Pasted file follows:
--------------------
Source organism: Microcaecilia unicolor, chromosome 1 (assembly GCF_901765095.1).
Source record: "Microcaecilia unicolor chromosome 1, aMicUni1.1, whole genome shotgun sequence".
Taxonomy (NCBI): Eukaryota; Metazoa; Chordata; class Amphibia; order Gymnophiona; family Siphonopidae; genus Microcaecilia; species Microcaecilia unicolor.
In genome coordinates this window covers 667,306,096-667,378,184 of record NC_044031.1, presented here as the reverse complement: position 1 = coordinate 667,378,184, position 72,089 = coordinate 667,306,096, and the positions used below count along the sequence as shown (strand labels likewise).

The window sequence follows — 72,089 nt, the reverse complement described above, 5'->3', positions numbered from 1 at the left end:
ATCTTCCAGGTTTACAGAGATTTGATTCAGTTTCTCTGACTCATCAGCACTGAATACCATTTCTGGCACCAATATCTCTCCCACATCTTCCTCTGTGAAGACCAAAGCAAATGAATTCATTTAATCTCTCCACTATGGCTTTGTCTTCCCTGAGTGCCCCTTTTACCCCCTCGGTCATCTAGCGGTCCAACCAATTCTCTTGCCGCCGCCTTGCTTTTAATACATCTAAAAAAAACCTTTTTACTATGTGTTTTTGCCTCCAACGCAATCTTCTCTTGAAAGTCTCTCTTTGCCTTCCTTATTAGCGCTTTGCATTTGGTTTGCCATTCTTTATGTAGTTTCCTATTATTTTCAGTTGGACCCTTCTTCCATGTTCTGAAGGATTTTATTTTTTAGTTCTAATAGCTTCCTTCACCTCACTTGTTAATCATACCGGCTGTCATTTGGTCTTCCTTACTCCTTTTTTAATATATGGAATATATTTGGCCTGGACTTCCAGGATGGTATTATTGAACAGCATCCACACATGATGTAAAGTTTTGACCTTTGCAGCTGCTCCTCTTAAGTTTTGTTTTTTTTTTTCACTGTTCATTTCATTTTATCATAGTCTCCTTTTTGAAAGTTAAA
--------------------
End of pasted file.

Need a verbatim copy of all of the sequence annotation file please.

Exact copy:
Source organism: Microcaecilia unicolor, chromosome 1 (assembly GCF_901765095.1).
Source record: "Microcaecilia unicolor chromosome 1, aMicUni1.1, whole genome shotgun sequence".
Taxonomy (NCBI): Eukaryota; Metazoa; Chordata; class Amphibia; order Gymnophiona; family Siphonopidae; genus Microcaecilia; species Microcaecilia unicolor.
In genome coordinates this window covers 667,306,096-667,378,184 of record NC_044031.1, presented here as the reverse complement: position 1 = coordinate 667,378,184, position 72,089 = coordinate 667,306,096, and the positions used below count along the sequence as shown (strand labels likewise).

The window sequence follows — 72,089 nt, the reverse complement described above, 5'->3', positions numbered from 1 at the left end:
ATCTTCCAGGTTTACAGAGATTTGATTCAGTTTCTCTGACTCATCAGCACTGAATACCATTTCTGGCACCAATATCTCTCCCACATCTTCCTCTGTGAAGACCAAAGCAAATGAATTCATTTAATCTCTCCACTATGGCTTTGTCTTCCCTGAGTGCCCCTTTTACCCCCTCGGTCATCTAGCGGTCCAACCAATTCTCTTGCCGCCGCCTTGCTTTTAATACATCTAAAAAAAACCTTTTTACTATGTGTTTTTGCCTCCAACGCAATCTTCTCTTGAAAGTCTCTCTTTGCCTTCCTTATTAGCGCTTTGCATTTGGTTTGCCATTCTTTATGTAGTTTCCTATTATTTTCAGTTGGACCCTTCTTCCATGTTCTGAAGGATTTTATTTTTTAGTTCTAATAGCTTCCTTCACCTCACTTGTTAATCATACCGGCTGTCATTTGGTCTTCCTTACTCCTTTTTTAATATATGGAATATATTTGGCCTGGACTTCCAGGATGGTATTATTGAACAGCATCCACACATGATGTAAAGTTTTGACCTTTGCAGCTGCTCCTCTTAAGTTTTGTTTTTTTTTTTCACTGTTCATTTCATTTTATCATAGTCTCCTTTTTGAAAGTTAAA